thus its maximum rank is 2

- l1s1- l2s12

l1c1+ l2c12

0

end-effector velocity can be independently assigned

Robotics 1

z1

0

0

1

- l2s12

l2c12

0

0

0

1

with the analytical Jacobian

in slide #12!

19

b) we may choose

E Oj(q)

On

RFi

Oj

0v

RF0

computed

n

0!

Bv

RFB

B!

0J (q)

n

=

=

a) we may choose

RFB RFi(q)

Robotics 1

rnE

.

q

vE = vn + ! ! rnE

= vn + S(rEn) !

BR

0

S(0rEn)

0v

BR

0

0!

BR (q)

0

S(0rEn(q))

BR (q)

0

0J (q)

n

. B

.

q = JE(q) q

never singular!

20

!

pulleys and steel cables (joints 3 to 8)

!

!

!

!

!

Robotics 1

motors located in second link

incremental encoders (homing)

redundancy degree for e-e pose task: n-m=2

compliant in the interaction with environment

21

!

!

mid-frame Jacobian 4J4(q) is relatively simple!

08

y4

z4

6 rows,

8 columns

x0

x4

04

z0

y0

Robotics 1

22

.

p.v

.

$.!

.

p=v

!=

!$. 1 +

!$. 2 +

!$. 3 =

.

.

.

.

a1 $1 + a2($1) $2 + a3($1, $2) $3 = T($)$

r=

p

$

J(q) =

0 T($)

a singularity

.

R.!

Robotics 1

.

R = S(!) R

Jr(q)

Jr(q) =

I

0

0

T-1($)

J(q)

minimal representation of orientation

for each column ri of R (unit vector of a frame),

.

we have

ri = ! ! ri

23

Higher-order differential kinematics

the task space can be established at the second order, third order, ...

the analytical Jacobian always weights the highest-order derivative

velocity

acceleration

.

.

r = Jr(q) q

..

.

.. .

r = Jr(q) q + Jr(q) q

jerk

.

...

.. ..

.

...

r = Jr(q) q + 2 Jr(q) q + Jr(q) q

snap

.

.

r = Jr(q) q +

. ..

the same holds true also for the geometric Jacobian J(q)

Robotics 1

24

given a matrix J: m ! n (m rows, n columns)

!

!

!

!

also called image of J

combinations of the columns of J

2(J)={v 3 Rm : # 4 3 Rn, v = J 4}

!

dim(5(J)) = n - 0(J)

!

dim(2(J)) = 0(J)

!

if m = n and J has full rank, J is non singular and the inverse J-1 exists

0(J) = dimension of the largest non singular square submatrix of J

written as v = v1 + v2, with v1 3 V1 , v2 3 V2

Robotics 1

25

Robot Jacobian

decomposition in linear subspaces and duality

space of

joint velocities

space of

task (Cartesian)

velocities

J

0

5(J)

2(J)

2(JT) + 5(J) = Rn

2(J) + 5(JT) = Rm

2(JT)

5(JT)

0

0

space of

joint torques

Robotics 1

dual spaces

dual spaces

JT

(in a given configuration q)

space of

task (Cartesian)

forces

26

Mobility analysis

!

0(J) = 0(J(q)), 2(J) = 2(J(q)), 5(JT)= 5(JT(q)) are locally defined, i.e.,

they depend on the current configuration q

2(J(q)) = subspace of all generalized velocities (with linear and/or

angular components) that can be instantaneously realized by the robot

end-effector when varying the joint velocities at the configuration q

if J(q) has max rank (typically = m) in the configuration q, the robot

end-effector can be moved in any direction of the task space Rm

if 0(J(q)) < m, there exist directions in Rm along which the robot endeffector cannot move (instantaneously!)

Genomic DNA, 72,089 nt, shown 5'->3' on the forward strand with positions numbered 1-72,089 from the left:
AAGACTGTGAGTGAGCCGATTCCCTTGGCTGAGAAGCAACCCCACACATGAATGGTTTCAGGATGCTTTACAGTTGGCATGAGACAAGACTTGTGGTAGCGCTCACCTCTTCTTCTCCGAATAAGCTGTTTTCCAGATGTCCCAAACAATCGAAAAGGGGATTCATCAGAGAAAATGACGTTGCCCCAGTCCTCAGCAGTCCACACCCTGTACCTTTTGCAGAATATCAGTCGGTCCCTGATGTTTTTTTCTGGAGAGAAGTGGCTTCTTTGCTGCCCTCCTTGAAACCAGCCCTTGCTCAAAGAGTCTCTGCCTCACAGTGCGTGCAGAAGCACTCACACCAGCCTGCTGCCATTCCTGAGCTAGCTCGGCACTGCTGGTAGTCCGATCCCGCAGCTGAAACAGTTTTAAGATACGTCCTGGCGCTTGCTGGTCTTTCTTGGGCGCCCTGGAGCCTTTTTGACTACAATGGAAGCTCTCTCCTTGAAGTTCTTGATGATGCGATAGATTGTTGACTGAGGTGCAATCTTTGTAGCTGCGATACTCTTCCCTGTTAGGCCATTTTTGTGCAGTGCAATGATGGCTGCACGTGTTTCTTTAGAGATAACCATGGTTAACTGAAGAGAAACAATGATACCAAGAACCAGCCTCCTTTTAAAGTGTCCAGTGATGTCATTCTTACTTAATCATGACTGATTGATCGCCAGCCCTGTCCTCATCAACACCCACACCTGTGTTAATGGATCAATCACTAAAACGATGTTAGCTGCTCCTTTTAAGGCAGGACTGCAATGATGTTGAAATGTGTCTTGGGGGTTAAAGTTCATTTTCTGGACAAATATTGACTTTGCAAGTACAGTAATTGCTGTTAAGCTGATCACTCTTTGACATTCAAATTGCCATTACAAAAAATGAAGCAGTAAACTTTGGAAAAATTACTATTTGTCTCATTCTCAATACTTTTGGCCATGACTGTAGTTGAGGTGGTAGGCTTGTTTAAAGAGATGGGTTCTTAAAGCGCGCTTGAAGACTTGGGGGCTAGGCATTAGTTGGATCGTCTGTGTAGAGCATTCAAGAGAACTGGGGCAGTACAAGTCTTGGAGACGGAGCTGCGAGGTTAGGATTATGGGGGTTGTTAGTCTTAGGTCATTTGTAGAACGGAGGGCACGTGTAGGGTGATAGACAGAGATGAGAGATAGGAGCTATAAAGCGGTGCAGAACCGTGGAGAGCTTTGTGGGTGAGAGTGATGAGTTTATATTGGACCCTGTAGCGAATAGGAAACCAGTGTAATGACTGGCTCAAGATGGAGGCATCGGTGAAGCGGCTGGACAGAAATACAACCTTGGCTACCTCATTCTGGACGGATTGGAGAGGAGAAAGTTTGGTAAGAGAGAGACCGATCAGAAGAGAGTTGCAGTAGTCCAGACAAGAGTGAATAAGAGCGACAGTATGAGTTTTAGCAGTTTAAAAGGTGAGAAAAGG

!

task space Rm, which is of dimension m - 0(J(q))

when 5(J(q)) % {0}, there exist non-zero joint velocities that produce

zero end-effector velocity (self motions)

!

this always happens for m<n, i.e., when the robot is redundant for the task

Robotics 1

27

Kinematic singularities

!

/ loss of instantaneous mobility of the robot end-effector

for m = n, they correspond to Cartesian poses at which the number of

solutions of the inverse kinematics problem differs from the generic case

in a singular configuration, we cannot find a joint velocity that realizes a

desired end-effector velocity in an arbitrary direction of the task space

close to a singularity, large joint velocities may be needed to realize

some (even small) velocity of the end-effector

finding and analyzing in advance all singularities of a robot helps in

avoiding them during trajectory planning and motion control

!

!

when m < n: find the configurations q such that all m!m minors of J are

singular (or, equivalently, such that det [J(q) JT(q)] = 0)

or the actual distance from a singularity, is a hard computational task

Robotics 1

28

py

l2

l1

p

q2

q1

px

x

analytical Jacobian

.

.

- l1s1- l2s12 - l2s12 .

p= lc+lc

l2c12 q = J(q) q

1 1

2 12

!

!

direct kinematics

px = l1 c1 + l2 c12

py = l1 s1 + l2 s12

singular configurations correspond here to Cartesian points on the

boundary of the workspace

in general, these singularities separate regions in the joint space with

distinct inverse kinematic solutions (e.g., elbow up or down)

Robotics 1

29

pz

direct kinematics

q3

px = q3 c2 c1

py = q3 c2 s1

q2

d1

px

q1

det J(q) = q32 c2

.

p=

analytical Jacobian

-q3s1c2 -q3c1s2 c1c2

q3c1c2 -q3s1s2 s1c2

0

q3c2

s2

.

.

q = J(q) q

singularities

!

!

pz = d1 + q3 s2

py

third link is fully retracted (q3 = 0): double singularity rank J drops to 1

to the workspace (supposing no limits for the prismatic joint)

Robotics 1

30

Singularities of robots

with spherical wrist

!

!

n = 6, last three joints are revolute and their axes intersect at a point

without loss of generality, we set O6 = W = center of spherical wrist

(i.e., choose d6 = 0 in the DH table)

J(q) =

J21

J22

since det J(q1,,q5) = det J11 " det J22 , there is a decoupling property

!

!

J11

det J22(q4, q5) = 0 provides the wrist singularities

being J22 = [z3 z4 z5] (in the geometric Jacobian), wrist singularities

correspond to when z3, z4 and z5 become linearly dependent vectors

6 when either q5 = 0 or q5 = */2

Robotics 1

31